Dependent Types: How is the dependent pair type analogous to a disjoint union?

The confusion arises from using similar terminology for the structure of a Σ type and for how its values look like.

A value of Σ(x:A) B(x) is a pair (a,b) where a∈A and b∈B(a). The type of the second element depends on the value of the first one.

If we look at the structure of Σ(x:A) B(x), it’s a disjoint union (coproduct) of B(x) for all possible x∈A.

If B(x) is constant (independent of x) then Σ(x:A) B will be just |A| copies of B, that is A⨯B (a product of 2 types).

If we look at the structure of Π(x:A) B(x), it’s a product of B(x) for all possible x∈A. Its values could be viewed as |A|-tuples where a-th component is of type B(a).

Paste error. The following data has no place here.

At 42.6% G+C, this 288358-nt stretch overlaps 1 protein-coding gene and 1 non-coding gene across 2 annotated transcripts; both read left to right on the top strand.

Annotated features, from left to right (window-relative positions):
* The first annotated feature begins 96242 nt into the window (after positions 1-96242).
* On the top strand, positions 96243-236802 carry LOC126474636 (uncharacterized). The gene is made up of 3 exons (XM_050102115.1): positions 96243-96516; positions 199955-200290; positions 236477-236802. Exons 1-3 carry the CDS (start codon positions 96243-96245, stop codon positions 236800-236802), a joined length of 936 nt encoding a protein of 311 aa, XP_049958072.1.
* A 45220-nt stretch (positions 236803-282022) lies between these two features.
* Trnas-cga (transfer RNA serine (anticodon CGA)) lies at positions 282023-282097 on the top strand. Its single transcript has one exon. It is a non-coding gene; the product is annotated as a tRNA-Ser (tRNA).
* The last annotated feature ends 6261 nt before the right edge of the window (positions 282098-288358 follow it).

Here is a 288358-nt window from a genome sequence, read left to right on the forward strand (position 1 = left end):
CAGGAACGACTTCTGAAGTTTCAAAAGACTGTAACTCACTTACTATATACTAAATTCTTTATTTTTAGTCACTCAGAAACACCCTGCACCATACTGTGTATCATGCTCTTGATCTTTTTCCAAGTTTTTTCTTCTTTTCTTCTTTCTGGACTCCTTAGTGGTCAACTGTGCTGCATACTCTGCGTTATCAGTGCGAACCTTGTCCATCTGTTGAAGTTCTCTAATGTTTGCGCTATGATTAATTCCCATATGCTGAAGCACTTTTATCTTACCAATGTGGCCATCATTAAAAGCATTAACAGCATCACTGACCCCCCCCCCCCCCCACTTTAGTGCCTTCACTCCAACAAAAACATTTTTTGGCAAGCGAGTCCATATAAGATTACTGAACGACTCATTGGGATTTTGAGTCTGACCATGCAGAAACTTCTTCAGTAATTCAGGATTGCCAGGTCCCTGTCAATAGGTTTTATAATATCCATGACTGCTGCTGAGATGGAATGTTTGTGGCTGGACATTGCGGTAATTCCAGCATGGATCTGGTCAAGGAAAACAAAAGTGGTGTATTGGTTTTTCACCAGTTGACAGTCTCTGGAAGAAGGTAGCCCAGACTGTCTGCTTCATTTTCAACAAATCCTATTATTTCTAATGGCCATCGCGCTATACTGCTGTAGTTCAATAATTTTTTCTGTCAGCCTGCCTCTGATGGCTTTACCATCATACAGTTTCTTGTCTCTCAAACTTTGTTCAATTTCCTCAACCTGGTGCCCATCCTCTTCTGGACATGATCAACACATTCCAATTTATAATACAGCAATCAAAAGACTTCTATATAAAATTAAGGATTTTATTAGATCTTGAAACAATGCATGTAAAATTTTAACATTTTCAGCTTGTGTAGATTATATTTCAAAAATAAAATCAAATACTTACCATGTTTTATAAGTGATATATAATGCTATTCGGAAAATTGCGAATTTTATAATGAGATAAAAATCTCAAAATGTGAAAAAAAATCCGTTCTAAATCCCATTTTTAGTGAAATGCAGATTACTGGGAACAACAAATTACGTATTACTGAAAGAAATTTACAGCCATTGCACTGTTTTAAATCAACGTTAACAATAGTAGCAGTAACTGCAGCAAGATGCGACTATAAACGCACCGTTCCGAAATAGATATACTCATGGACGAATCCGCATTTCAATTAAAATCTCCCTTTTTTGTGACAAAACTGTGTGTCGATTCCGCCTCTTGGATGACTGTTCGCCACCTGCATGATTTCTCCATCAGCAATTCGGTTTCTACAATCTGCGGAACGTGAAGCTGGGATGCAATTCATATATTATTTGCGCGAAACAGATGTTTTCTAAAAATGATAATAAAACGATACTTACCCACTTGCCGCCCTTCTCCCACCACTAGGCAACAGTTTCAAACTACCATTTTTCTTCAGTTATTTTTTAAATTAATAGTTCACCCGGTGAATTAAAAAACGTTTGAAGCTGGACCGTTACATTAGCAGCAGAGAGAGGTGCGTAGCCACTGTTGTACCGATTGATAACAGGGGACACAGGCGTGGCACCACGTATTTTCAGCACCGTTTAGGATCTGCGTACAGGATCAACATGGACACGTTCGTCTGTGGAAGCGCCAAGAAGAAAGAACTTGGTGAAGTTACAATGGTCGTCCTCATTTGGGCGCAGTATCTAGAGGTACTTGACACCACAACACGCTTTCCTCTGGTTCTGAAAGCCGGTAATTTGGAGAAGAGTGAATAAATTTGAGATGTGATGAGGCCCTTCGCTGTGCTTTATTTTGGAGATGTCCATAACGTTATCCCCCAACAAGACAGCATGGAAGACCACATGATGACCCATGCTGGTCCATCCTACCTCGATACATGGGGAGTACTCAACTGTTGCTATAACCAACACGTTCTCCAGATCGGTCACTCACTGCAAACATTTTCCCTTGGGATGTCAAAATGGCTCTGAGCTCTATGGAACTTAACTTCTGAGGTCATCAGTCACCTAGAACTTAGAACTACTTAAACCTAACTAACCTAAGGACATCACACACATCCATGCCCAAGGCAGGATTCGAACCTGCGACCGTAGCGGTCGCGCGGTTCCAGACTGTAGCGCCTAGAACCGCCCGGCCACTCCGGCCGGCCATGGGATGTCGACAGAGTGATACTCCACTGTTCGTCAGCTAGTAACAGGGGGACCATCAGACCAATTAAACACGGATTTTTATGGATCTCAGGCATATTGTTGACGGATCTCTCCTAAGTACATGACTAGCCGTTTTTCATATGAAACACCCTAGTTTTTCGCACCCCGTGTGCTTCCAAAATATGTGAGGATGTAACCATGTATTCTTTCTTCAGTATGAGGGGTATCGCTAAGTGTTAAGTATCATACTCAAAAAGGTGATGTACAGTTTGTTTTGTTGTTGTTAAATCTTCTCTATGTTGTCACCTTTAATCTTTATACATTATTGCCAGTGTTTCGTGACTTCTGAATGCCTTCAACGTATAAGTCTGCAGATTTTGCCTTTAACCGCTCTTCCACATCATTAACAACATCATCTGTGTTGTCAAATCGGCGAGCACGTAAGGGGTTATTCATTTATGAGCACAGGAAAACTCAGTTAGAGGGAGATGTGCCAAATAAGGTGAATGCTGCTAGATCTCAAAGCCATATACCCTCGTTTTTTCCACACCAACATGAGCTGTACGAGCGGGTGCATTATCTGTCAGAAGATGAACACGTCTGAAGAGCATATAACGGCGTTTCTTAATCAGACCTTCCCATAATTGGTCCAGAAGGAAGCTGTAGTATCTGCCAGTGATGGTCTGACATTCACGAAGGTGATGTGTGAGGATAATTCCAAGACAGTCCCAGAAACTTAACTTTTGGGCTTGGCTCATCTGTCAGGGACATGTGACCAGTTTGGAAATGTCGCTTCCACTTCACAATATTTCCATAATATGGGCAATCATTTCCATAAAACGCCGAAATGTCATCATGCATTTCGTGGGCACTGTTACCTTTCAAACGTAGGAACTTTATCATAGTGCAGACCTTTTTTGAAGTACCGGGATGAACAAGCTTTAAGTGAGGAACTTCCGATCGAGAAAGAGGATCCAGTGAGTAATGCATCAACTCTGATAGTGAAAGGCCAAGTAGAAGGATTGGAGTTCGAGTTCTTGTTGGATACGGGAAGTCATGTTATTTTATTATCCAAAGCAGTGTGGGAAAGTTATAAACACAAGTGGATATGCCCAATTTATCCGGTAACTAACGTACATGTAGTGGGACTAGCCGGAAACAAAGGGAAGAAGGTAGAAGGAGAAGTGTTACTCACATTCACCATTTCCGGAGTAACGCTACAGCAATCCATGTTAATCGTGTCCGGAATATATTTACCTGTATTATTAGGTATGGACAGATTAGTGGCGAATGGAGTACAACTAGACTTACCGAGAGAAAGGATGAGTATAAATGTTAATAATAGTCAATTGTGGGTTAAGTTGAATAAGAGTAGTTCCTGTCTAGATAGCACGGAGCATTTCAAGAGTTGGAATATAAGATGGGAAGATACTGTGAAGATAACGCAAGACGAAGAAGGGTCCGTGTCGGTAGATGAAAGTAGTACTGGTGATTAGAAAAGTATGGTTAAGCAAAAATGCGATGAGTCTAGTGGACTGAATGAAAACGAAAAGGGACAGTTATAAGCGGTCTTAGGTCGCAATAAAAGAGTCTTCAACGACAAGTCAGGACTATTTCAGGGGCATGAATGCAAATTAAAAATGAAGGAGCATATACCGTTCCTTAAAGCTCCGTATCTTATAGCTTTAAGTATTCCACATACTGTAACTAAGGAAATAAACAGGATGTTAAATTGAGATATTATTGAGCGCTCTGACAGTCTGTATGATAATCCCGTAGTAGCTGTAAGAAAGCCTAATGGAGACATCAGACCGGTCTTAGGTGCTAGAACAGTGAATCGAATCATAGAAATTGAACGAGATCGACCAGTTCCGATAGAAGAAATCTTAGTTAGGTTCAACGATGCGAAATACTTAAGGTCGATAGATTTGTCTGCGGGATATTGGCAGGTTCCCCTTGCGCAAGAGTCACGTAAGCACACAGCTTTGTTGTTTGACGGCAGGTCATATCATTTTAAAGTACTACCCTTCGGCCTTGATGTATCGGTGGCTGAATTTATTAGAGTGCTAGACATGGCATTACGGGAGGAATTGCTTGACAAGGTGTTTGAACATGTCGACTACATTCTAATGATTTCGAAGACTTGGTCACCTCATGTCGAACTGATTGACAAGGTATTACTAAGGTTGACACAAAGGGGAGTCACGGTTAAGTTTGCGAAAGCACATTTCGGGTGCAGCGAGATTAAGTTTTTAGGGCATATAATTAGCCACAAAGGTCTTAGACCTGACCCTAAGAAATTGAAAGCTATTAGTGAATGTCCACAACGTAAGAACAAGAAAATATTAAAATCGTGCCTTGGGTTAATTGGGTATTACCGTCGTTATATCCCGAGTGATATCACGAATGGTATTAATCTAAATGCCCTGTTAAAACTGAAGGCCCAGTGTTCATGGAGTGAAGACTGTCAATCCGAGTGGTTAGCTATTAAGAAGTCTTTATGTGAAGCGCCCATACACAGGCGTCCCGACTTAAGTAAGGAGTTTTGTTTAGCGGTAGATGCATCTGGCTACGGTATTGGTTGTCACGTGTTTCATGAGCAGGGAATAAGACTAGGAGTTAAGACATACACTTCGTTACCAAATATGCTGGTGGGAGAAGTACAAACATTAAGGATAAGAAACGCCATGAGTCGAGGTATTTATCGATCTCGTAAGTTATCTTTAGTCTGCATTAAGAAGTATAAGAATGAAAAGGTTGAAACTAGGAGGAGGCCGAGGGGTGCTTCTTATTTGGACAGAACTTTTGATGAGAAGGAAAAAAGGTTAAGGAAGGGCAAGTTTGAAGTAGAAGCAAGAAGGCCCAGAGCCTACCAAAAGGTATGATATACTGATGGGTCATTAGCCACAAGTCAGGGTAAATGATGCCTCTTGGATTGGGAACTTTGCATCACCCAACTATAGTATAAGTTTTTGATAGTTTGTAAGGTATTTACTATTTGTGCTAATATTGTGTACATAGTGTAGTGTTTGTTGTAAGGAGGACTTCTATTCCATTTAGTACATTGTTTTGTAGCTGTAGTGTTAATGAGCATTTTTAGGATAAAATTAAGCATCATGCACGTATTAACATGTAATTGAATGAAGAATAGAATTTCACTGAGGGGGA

If B(x) is constant (independent of x) then Π(x:A) B will be just A→B – functions from A to B, that is Bᴬ (B to A) using the set-theory notation – the product of |A| copies of B.

So Σ(x∈A) B(x) is a |A|-ary coproduct indexed by the elements of A, while Π(x∈A) B(x) is a |A|-ary product indexed by the elements of A.